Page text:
The key features of our school curriculum for academic year 2021-22
- Teach an ambitious and broad curriculum in all subjects from the start of the autumn term, but make use of existing flexibilities to create time to cover the most important missed content: Prioritisation within subjects of the most important components for progression is likely to be more effective than removing subjects, which pupils may struggle to pick up again later.
- Plan on the basis of the educational needs of pupils: Curriculum planning should be informed by an assessment of pupils’ starting points and addressing the gaps in their knowledge and skills, in particular making effective use of regular formative assessment (for example, quizzes, observing pupils in class, talking to pupils to assess understanding, scrutiny of pupils’ work) while avoiding the introduction of unnecessary tracking systems.
- Develop remote education so that it is integrated into school curriculum planning: Remote education may need to be an essential component in the delivery of the school curriculum for some pupils, alongside classroom teaching, or in the case of a local or national lockdown.
For pupils in Reception, teachers will also assess and address gaps in language, early reading and mathematics, particularly ensuring children’s acquisition of phonic knowledge and extending their vocabulary.
For pupils in key stage 1 school leaders are expected to prioritise identifying gaps and re-establish good progress in the essentials (phonics and reading, increasing vocabulary, writing and mathematics), identifying opportunities across the curriculum so they read widely, and developing their knowledge and vocabulary. The curriculum should remain broad, so that the majority of pupils are taught a full range of subjects over the year, including sciences, humanities, the arts, physical education/sport, religious education and relationships and health education.
Curriculum Intent, Implementation & Impact Statement
The curriculum at Sudley Infant school is a really creative curriculum to develop interest, skills and fun. Every child is good at something, so it is really important to have a rich and diverse curriculum. Our curriculum is designed with our school motto ‘building bright futures’ in mind and is aimed to develop vocabulary as well as health and well being.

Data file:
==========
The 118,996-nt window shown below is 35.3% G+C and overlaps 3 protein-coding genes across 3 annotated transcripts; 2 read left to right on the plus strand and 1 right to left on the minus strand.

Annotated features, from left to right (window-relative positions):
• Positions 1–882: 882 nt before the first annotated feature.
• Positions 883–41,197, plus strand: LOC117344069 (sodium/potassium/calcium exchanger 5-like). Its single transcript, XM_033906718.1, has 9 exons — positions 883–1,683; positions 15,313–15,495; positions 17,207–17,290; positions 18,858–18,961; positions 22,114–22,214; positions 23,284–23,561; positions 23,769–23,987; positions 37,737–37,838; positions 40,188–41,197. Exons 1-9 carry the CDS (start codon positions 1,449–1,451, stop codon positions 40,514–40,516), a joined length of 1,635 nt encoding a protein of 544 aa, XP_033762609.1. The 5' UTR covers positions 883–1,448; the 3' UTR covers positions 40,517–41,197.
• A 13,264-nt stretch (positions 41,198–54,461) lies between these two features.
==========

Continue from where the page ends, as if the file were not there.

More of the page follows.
Primary education is now viewed as a valuable opportunity to teach children a number of complex skills which will form the foundations for a lifetime of future learning. The knowledge and skills taught in the early years of life will directly influence the child’s success as an adult in a now multicultural society. Therefore, the thrust of education at Sudley Infants must be to create a rounded experience for all children, through a range of subjects, delivered in an enriched environment by knowledgeable, dynamic teachers with an effective pedagogy.
By fostering creative skills, be it in visual arts, music, dance or drama, we allow children to build greater confidence in their abilities, both as individual learners and as a performers. When you have a rich curriculum where children feel valued and everyone has an opportunity to excel in different areas, it gives children the confidence to spread it over the rest of the curriculum.
We have seen time and time again not only that it doesn’t detract from their academic progress, but actually serves to bolster the more traditional aspects of their education. Accountability is a factor in all aspects of school life but we stand by the importance of the arts and I am sure anyone who has been to one of our performances would agree that they are a key ingredient to what makes our school so special.